Data obtained by NASA’s Double Asteroid Redirection Test (DART) investigation team over the last two weeks show that the spacecraft’s kinetic impact with its target asteroid, Dimorphos, successfully altered the asteroid’s orbit. This is the first time humanity has purposely changed the motion of a celestial object, as well as the first full-scale demonstration of asteroid deflection technology.
“All of us have a responsibility to protect our home planet. After all, it’s the only one we have,” said NASA Administrator Bill Nelson. “This mission shows that NASA is trying to be ready for whatever the universe throws at us. NASA has proven we are serious as a defender of the planet. This is a watershed moment for planetary defense and all of humanity, demonstrating commitment from NASA’s exceptional team and partners from around the world.”
Dimorphos took 11 hours and 55 minutes to orbit its larger parent asteroid, Didymos, prior to DART’s impact. Since DART’s intentional collision with Dimorphos on September 26, astronomers have been measuring how much time has passed using telescopes on Earth. The investigation team has now confirmed that Dimorphos’ orbit around Didymos was altered by the spacecraft’s impact, shortening the 11 hour and 55 minute orbit to 11 hours and 23 minutes. This measurement has a margin of uncertainty of approximately 2 minutes.
Before its encounter, NASA had defined a minimum successful orbit period change of Dimorphos as change of 73 seconds or more. This early data show DART surpassed this minimum benchmark by more than 25 times.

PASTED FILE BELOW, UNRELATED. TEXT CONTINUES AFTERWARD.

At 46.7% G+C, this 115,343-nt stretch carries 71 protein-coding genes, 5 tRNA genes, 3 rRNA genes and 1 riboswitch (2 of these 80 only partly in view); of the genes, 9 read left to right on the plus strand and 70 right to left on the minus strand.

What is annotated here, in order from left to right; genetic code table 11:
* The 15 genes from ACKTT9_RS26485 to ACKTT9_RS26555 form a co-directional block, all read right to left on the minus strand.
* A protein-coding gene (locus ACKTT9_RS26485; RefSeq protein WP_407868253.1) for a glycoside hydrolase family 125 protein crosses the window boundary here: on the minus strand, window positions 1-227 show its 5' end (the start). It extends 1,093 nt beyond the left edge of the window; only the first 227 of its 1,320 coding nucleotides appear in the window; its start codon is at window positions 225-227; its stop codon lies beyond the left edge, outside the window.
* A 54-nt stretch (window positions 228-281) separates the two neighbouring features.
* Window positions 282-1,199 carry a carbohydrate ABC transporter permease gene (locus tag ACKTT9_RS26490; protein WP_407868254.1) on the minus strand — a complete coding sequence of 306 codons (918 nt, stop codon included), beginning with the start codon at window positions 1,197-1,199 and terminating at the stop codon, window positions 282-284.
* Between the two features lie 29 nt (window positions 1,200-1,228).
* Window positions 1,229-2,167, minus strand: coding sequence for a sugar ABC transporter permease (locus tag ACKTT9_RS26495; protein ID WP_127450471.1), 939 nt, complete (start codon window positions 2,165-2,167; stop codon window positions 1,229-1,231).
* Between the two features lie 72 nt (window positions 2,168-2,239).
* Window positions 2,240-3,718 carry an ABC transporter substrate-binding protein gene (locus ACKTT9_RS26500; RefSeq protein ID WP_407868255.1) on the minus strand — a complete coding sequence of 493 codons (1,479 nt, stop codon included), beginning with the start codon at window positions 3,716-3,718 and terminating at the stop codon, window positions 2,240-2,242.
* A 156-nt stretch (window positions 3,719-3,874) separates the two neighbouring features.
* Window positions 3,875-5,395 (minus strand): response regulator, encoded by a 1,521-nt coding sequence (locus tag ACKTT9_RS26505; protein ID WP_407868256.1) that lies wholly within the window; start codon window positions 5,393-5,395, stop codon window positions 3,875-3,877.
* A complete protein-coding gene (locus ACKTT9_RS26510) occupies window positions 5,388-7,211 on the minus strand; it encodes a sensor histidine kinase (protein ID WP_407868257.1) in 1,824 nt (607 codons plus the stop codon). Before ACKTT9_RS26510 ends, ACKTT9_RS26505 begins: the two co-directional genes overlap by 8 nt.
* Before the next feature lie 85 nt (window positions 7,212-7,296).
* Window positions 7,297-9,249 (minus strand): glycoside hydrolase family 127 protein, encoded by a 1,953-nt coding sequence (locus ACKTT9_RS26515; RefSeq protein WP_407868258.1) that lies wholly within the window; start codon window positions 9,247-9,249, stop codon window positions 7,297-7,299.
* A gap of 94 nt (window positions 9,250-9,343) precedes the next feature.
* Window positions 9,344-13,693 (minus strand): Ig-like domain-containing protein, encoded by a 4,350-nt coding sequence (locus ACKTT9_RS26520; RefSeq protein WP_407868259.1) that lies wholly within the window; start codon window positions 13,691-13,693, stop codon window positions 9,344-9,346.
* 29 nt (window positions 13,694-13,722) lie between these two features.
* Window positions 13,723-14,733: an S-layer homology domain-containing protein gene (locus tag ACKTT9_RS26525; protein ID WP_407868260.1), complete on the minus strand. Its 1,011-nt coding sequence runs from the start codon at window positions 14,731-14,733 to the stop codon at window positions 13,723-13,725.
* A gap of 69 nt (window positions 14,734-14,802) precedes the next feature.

“This result is one important step toward understanding the full effect of DART’s impact with its target asteroid” said Lori Glaze, director of NASA’s Planetary Science Division at NASA Headquarters in Washington. “As new data come in each day, astronomers will be able to better assess whether, and how, a mission like DART could be used in the future to help protect Earth from a collision with an asteroid if we ever discover one headed our way.”
The team is still collecting data from ground-based observatories around the world, as well as radar facilities at NASA’s Jet Propulsion Laboratory’s Goldstone planetary radar in California and the National Science Foundation’s Green Bank Observatory in West Virginia. They are regularly updating the period measurement to improve its precision.
The main focus is now on determining the efficiency of momentum transfer from DART’s 14,000-mile (22,530-kilometer) per hour collision with its target. This includes additional analysis of the “ejecta,” or the many tons of asteroidal rock displaced and launched into space by the impact. The push that DART made against Dimorphos was significantly helped by the recoil from this explosion of debris, much like how a balloon is propelled in the opposite direction by a jet of air.
More information on the asteroid’s physical properties, such as the characteristics of its surface and how strong or weak it is, is required to successfully understand the effect of the recoil from the ejecta. These issues are still being investigated.
“DART has given us some fascinating data about both asteroid properties and the effectiveness of a kinetic impactor as a planetary defense technology,” said Nancy Chabot, the DART coordination lead from the Johns Hopkins Applied Physics Laboratory (APL) in Laurel, Maryland. “The DART team is continuing to work on this rich dataset to fully understand this first planetary defense test of asteroid deflection.”
Neither Dimorphos nor Didymos poses any hazard to Earth before or after DART’s controlled collision with Dimorphos.